6.8.1 Nested Axis (subplots)

It is also possible to define a set of Axis (subplots) explicitly, and use it to build a main figure with several rows and columns. For instance, the following is a “complicated” arrangement of Axis:

function nested_sub_plot!(f)
    backgroundcolor = rand(resample_cmap(:Pastel1_6, 6, alpha=0.25))
    ax1 = Axis(f[1, 1]; backgroundcolor)
    ax2 = Axis(f[1, 2]; backgroundcolor)
    ax3 = Axis(f[2, 1:2]; backgroundcolor)
    ax4 = Axis(f[1:2, 3]; backgroundcolor)
    return (ax1, ax2, ax3, ax4)

which, when used to build a more complex figure by doing several calls, we obtain:

function main_figure()
    fig = Figure()
    Axis(fig[1, 1])
    nested_sub_plot!(fig[1, 2])
    nested_sub_plot!(fig[1, 3])
    nested_sub_plot!(fig[2, 1:3])
Figure 30: Main figure.

Note that different subplot functions can be called here. Also, each Axis here is an independent part of Figure. So that, if you need to do some rowgap!’s or colsize!’s operations, you will need to do it in each one of them independently or to all of them together.

For grouped Axis (subplots) we can use GridLayout() which, then, could be used to compose a more complicated Figure.

6.8.2 Nested GridLayout

By using GridLayout() we can group subplots, allowing more freedom to build complex figures. Here, using our previous nested_sub_plot! we define three sub-groups and one normal Axis:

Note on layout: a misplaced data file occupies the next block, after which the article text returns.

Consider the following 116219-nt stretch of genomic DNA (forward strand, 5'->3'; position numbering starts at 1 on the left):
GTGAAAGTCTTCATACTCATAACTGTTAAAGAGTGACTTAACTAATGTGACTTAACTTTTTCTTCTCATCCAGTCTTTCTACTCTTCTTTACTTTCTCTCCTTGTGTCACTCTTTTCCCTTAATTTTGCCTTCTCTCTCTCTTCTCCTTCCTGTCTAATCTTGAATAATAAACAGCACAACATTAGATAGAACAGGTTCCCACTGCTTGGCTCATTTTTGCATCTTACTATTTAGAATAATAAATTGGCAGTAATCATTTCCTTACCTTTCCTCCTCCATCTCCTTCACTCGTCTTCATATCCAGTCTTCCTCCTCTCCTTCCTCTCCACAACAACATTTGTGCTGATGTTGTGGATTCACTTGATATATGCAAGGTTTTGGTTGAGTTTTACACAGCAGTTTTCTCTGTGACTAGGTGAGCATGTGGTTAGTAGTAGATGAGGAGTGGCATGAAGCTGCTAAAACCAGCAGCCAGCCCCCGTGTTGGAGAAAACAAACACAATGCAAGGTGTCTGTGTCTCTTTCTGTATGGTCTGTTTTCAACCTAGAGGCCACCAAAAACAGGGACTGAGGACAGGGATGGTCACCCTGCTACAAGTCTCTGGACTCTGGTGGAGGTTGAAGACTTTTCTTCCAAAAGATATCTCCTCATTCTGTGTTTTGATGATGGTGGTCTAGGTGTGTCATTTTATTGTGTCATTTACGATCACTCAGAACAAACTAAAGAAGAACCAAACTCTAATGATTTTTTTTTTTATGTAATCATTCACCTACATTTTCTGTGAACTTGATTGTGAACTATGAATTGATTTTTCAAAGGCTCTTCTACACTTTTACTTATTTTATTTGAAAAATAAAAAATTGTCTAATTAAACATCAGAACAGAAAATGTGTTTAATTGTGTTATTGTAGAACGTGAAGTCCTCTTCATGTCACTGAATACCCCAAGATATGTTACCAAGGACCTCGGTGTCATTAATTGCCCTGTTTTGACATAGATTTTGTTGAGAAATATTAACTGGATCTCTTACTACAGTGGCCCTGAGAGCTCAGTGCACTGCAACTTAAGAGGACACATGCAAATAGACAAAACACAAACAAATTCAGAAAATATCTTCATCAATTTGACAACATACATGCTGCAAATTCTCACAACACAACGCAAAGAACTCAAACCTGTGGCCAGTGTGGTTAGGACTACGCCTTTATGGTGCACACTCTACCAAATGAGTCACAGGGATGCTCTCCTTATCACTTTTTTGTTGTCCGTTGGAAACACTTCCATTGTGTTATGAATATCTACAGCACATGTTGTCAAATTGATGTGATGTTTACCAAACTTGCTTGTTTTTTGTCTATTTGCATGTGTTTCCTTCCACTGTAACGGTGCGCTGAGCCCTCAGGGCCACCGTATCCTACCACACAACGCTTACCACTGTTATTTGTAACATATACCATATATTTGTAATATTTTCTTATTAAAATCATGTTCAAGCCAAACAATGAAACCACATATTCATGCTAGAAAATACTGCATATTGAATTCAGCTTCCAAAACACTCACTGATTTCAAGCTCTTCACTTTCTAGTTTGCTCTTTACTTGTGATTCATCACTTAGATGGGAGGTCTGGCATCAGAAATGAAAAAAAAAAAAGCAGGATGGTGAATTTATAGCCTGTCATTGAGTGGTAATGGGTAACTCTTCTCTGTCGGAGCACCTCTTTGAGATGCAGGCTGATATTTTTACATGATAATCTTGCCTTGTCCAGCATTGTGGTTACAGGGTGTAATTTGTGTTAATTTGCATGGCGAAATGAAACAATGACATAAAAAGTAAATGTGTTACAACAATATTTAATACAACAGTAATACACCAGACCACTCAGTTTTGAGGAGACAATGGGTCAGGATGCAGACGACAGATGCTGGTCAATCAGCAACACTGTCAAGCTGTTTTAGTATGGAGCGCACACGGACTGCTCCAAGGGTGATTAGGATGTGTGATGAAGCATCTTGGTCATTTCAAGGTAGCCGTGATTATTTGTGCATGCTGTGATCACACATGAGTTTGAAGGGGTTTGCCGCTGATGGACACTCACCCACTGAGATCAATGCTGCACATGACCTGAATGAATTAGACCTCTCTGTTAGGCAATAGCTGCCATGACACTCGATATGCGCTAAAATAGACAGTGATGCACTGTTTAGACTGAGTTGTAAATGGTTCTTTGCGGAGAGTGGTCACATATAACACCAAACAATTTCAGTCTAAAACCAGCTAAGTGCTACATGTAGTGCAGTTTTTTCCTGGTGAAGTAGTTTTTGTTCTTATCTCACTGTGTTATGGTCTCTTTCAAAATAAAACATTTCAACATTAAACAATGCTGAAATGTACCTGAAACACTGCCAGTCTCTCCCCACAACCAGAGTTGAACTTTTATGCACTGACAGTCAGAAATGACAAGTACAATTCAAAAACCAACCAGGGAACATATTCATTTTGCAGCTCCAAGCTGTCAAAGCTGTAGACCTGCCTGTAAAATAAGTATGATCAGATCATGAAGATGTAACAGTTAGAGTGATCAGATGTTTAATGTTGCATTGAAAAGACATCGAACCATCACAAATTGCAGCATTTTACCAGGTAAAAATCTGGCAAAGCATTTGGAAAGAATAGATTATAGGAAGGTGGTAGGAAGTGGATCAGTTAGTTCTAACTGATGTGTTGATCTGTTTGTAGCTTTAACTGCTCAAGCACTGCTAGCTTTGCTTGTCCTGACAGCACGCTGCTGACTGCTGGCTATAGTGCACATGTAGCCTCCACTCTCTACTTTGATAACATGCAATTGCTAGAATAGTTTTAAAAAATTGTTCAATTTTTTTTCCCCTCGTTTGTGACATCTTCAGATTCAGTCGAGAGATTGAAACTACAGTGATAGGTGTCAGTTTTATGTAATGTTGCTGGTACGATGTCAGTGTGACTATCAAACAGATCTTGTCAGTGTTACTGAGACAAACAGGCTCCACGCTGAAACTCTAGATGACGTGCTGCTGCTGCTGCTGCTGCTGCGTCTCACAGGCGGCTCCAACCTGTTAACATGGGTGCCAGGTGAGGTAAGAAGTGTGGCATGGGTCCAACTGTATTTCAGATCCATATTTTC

function nested_Grid_Layouts()
    fig = Figure(backgroundcolor=RGBf(0.96, 0.96, 0.96))
    ga = fig[1, 1] = GridLayout()
    gb = fig[1, 2] = GridLayout()
    gc = fig[1, 3] = GridLayout()
    gd = fig[2, 1:3] = GridLayout()
    gA = Axis(ga[1, 1])
    axsc = nested_sub_plot!(gc)
    hidedecorations!.(axsc, grid=false, ticks=false)
    colgap!(gc, 5)
    rowgap!(gc, 5)
    rowsize!(fig.layout, 2, Auto(0.5))
    colsize!(fig.layout, 1, Auto(0.5))
Figure 31: Nested Grid Layouts.

Now, using rowgap! or colsize! over each group is possible and rowsize!, colsize! can also be applied to the set of GridLayout()s.

6.8.3 Inset plots

Currently, doing inset plots is a little bit tricky. Here, we show two possible ways of doing it by initially defining auxiliary functions. The first one is by doing a BBox, which lives in the whole Figure space:

function add_box_inset(fig; bgcolor=:snow2,
    left=100, right=250, bottom=200, top=300)
    inset_box = Axis(fig, bbox=BBox(left, right, bottom, top),